But you can’t do that like indefinitely if you’re brewing non alcoholic beer because you’re just going to have a stuck filter in the process here. The process is really basic, of course brewing and that’s here is to say me or we don’t have too much fancy equipment.
Of course, we have old equipment to brew the beer in a very high quality but we don’t have de-alcoholisation units or weird filters or something to make a different board than a regular beer.
And even all of the beers that we brew are going through the tanks like a regular beer so it’s not a mix we make it one day and then bottle it, it actually sits in a tank ferments and lagers as well. And before it gets into the can, it’s at least three to four weeks old, just like any other IPA or other beer that we brew would be. So the whole process of brewing, the non alcoholic approach that we take is only adding stuff to it, taking nothing out of it, which is really important for the flavor, of course, and then also following the natural process of what the beverage itself could be, and must be.
So I also wanted to chat to you about the way that you guys have grown and how the company has grown in terms of trying to keep up with that demand that you mentioned a bit earlier, because you said you started with 40 hecto batch first and then from there, you move to I think it was an 80Hector. So yeah, can you tell me a little bit about how your first couple of batches sold?
Yeah so the very first batch that we brewed, I think was sold within a week or something. And then we decided to brew it again, which we’re still doing as Gypsy brewers. In Germany. As soon as that came in the same data that came in from Germany, we were able to get everything out again, and have it sold.
So we of course, reordered, reorder, reorder, and we were able to update to 80 hecto. And all the time, we would sell out on the instant that it got here, which is really annoying because we you know, we don’t want to say no to people throughout demand.
And we were making lists, and people were over ordering as well, because if you can’t get it, I better order some more for next time. So yeah, we were really happy to be able to afford also the equipment to make it ourselves here. And it’s really boosted the growth of the brewery as well.
So we started off here with nine fermenters. At the moment, I think it’s 23 or something, and we are actually gearing up or getting ready for another 100% growth. So what we’re brewing at the moment is about 50% of what the things can have, it is about 100% of what our feeling team can have.
But that’s why we’re also again, investing in a new bottle line and new equipment there to kind of keep up with the demands.
Maybe quite a funny thing to know for consumers as well is when you build a brewery, for example, you’re building a 20,000 hectoliter Brewery you calculate with maybe filling 15,000 liters in bottle or can, because the rest will go and kegs right, while non alcoholic doesn’t go in kegs. So the first problem first bottleneck literally will be your bottom line. So we ran into that quite quick, we have been filling bottles for quite a long while we switched to canning and bottling last year and now already. So within one and a half year since that’s been installed, we are about to buy a huge quick canning line to be able to be way faster and filling the beers. So that’s how the growth has been affected by non alcoholic. And of course the growth is also in the alcoholic beers that we brew because they are amazing as well.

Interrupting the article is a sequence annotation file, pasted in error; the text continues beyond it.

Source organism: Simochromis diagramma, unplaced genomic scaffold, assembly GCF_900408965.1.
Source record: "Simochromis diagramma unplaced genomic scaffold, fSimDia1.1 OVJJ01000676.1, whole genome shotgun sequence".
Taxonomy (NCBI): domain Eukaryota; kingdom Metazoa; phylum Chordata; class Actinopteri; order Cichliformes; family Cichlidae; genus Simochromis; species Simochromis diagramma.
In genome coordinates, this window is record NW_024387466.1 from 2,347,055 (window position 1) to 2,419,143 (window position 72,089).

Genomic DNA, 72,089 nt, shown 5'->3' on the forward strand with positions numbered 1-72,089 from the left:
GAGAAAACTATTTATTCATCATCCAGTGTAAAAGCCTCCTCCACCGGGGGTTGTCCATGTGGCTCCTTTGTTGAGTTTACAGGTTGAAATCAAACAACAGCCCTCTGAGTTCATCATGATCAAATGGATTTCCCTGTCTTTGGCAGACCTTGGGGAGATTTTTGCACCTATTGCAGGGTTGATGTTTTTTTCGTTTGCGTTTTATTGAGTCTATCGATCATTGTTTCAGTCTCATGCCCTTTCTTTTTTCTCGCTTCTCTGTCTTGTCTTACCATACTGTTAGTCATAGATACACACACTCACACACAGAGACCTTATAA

And I think that’s a really good point to note on you know, someone who drinks both a traditional beer and non alcoholic beer it is one which is kind of great to be able to start your night and have something with alcohol in it and then jump across to something like a playground and have that for the rest of your night and then still be okay the next day or if you want to drive home later on the night you can drive home.
So it’s really great to see that you’ve got that option for people to enjoy both and just kind of give them the ability to choose. And I also saw recently that you managed to finally get your own fully printed cans for this as well while we’re talking about the canning. So that’s something could be celebrated. It sounds like you guys were pretty excited about that.
Yeah. But at the moment, at least in Europe, there’s a big problem and a shortage of cans. So it’s really hard to get into the planning and to kind of have the spot there, but we finally have it so we really love the look of playground and then another beverage that we make is our hazy weekend, which is alcoholic IPA. Those are our two main beers and they are now in printed cans and I hope to be able to move into printed cans for most of our products because that as well saves a lot of work at the canning line.
Having touched on the Vandestreek range and the approach the team take to brewing the beers from the ingredients to the process. I asked Ronald where his beers can be found internationally and as you hear he goes into discuss the different locations these are found and the approaches people take to selling them or I should say distributors take the selling them internationally throughout the globe. So have a listen to where you can find the Vandestreek range internationally.
Yeah, most of the countries that we shipped to our or more English countries are under the British flag or how do you call it though we are in Hong Kong we are in Australia and New Zealand we are in the UK itself, of course Canada, just starting up a little bit in the US as well.